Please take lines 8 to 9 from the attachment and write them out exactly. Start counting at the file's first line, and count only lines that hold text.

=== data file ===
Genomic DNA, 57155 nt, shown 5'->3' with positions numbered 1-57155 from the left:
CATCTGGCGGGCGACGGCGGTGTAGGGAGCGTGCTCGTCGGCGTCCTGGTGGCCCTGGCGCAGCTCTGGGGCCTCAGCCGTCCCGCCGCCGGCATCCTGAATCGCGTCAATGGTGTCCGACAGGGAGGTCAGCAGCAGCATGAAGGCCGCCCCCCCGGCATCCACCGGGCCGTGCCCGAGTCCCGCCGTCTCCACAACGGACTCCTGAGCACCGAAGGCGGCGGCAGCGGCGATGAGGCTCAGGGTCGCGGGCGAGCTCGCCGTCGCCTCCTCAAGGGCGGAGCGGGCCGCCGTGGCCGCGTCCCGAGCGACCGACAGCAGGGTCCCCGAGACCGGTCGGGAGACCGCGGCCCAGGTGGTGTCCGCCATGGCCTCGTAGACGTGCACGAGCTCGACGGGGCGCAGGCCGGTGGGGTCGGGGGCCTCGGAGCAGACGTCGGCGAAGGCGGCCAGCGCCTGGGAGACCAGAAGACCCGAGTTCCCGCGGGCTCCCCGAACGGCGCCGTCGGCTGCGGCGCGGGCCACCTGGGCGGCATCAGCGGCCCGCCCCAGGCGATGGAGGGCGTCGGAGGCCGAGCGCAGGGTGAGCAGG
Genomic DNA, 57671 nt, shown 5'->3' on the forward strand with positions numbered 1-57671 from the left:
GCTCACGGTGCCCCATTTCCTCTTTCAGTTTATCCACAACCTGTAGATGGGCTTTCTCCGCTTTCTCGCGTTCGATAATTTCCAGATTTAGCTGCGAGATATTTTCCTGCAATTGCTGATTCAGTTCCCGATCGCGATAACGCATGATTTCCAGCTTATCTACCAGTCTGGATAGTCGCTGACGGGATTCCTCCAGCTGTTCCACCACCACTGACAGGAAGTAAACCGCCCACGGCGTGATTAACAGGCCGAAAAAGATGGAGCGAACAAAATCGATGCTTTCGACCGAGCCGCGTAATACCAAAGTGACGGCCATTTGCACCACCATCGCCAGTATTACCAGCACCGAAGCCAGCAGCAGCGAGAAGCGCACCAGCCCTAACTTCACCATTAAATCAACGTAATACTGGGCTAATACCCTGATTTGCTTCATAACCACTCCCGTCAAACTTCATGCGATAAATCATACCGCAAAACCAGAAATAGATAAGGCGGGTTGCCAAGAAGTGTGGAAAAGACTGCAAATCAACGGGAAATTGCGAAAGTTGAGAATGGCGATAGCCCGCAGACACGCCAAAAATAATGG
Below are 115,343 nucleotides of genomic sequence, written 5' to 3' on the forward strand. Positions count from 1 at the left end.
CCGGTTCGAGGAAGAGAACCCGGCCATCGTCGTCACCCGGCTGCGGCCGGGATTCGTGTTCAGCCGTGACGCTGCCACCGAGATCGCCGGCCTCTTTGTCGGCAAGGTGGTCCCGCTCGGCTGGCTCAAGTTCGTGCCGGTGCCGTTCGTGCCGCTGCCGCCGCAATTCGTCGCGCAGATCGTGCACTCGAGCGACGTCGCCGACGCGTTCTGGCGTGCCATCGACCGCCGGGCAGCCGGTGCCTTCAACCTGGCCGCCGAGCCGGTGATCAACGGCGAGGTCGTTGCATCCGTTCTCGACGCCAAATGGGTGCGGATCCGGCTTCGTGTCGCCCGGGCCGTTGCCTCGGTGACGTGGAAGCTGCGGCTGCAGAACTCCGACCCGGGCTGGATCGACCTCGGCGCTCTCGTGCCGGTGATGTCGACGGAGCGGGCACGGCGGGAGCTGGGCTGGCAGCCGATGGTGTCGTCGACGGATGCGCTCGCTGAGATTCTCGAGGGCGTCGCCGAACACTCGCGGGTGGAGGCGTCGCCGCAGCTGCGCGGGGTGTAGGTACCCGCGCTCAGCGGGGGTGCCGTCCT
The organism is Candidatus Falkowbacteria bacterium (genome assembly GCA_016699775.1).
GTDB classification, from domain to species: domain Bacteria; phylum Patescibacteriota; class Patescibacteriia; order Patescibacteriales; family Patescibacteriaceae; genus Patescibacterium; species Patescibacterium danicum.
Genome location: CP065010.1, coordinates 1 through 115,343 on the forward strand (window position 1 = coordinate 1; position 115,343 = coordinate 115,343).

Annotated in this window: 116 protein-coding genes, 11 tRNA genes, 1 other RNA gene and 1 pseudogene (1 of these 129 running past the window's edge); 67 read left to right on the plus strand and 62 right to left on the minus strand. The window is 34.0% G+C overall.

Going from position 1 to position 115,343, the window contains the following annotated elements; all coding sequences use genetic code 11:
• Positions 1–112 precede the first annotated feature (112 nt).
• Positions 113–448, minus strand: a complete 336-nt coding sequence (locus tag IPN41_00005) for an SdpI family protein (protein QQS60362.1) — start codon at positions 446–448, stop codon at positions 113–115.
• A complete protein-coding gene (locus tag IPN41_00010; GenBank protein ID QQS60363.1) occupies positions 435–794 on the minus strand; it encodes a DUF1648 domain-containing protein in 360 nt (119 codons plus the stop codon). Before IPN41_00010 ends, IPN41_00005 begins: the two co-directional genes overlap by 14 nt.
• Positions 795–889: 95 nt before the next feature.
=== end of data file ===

GTDB classification, from domain to species: domain Bacteria; phylum Patescibacteriota; class Patescibacteriia; order Patescibacteriales; family Patescibacteriaceae; genus Patescibacterium; species Patescibacterium danicum.
Genome location: CP065010.1, coordinates 1 through 115,343 on the forward strand (window position 1 = coordinate 1; position 115,343 = coordinate 115,343).